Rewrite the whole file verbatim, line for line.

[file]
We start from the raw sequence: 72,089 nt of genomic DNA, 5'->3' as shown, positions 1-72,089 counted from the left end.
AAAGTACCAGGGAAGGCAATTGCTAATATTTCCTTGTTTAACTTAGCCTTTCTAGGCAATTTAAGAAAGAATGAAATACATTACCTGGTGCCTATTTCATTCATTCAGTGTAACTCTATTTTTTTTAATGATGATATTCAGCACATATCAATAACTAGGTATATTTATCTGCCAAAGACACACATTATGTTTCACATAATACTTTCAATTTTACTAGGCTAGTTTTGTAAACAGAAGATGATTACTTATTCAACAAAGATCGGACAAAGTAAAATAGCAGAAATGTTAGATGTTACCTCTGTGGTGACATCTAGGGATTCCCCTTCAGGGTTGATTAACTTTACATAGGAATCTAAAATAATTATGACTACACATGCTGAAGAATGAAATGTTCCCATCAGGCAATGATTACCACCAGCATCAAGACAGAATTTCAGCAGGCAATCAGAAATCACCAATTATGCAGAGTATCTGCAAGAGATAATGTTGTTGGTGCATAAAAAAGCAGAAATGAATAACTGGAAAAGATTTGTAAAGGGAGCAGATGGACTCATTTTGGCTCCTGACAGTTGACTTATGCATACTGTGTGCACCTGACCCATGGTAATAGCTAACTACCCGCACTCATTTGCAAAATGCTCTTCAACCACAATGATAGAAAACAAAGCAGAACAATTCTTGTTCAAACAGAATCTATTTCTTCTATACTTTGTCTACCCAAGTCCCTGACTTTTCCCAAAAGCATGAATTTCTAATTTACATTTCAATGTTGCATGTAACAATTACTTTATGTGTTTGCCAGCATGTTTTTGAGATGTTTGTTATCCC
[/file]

We start from the raw sequence: 72,089 nt of genomic DNA, 5'->3' as shown, positions 1-72,089 counted from the left end.
AAAGTACCAGGGAAGGCAATTGCTAATATTTCCTTGTTTAACTTAGCCTTTCTAGGCAATTTAAGAAAGAATGAAATACATTACCTGGTGCCTATTTCATTCATTCAGTGTAACTCTATTTTTTTTAATGATGATATTCAGCACATATCAATAACTAGGTATATTTATCTGCCAAAGACACACATTATGTTTCACATAATACTTTCAATTTTACTAGGCTAGTTTTGTAAACAGAAGATGATTACTTATTCAACAAAGATCGGACAAAGTAAAATAGCAGAAATGTTAGATGTTACCTCTGTGGTGACATCTAGGGATTCCCCTTCAGGGTTGATTAACTTTACATAGGAATCTAAAATAATTATGACTACACATGCTGAAGAATGAAATGTTCCCATCAGGCAATGATTACCACCAGCATCAAGACAGAATTTCAGCAGGCAATCAGAAATCACCAATTATGCAGAGTATCTGCAAGAGATAATGTTGTTGGTGCATAAAAAAGCAGAAATGAATAACTGGAAAAGATTTGTAAAGGGAGCAGATGGACTCATTTTGGCTCCTGACAGTTGACTTATGCATACTGTGTGCACCTGACCCATGGTAATAGCTAACTACCCGCACTCATTTGCAAAATGCTCTTCAACCACAATGATAGAAAACAAAGCAGAACAATTCTTGTTCAAACAGAATCTATTTCTTCTATACTTTGTCTACCCAAGTCCCTGACTTTTCCCAAAAGCATGAATTTCTAATTTACATTTCAATGTTGCATGTAACAATTACTTTATGTGTTTGCCAGCATGTTTTTGAGATGTTTGTTATCCC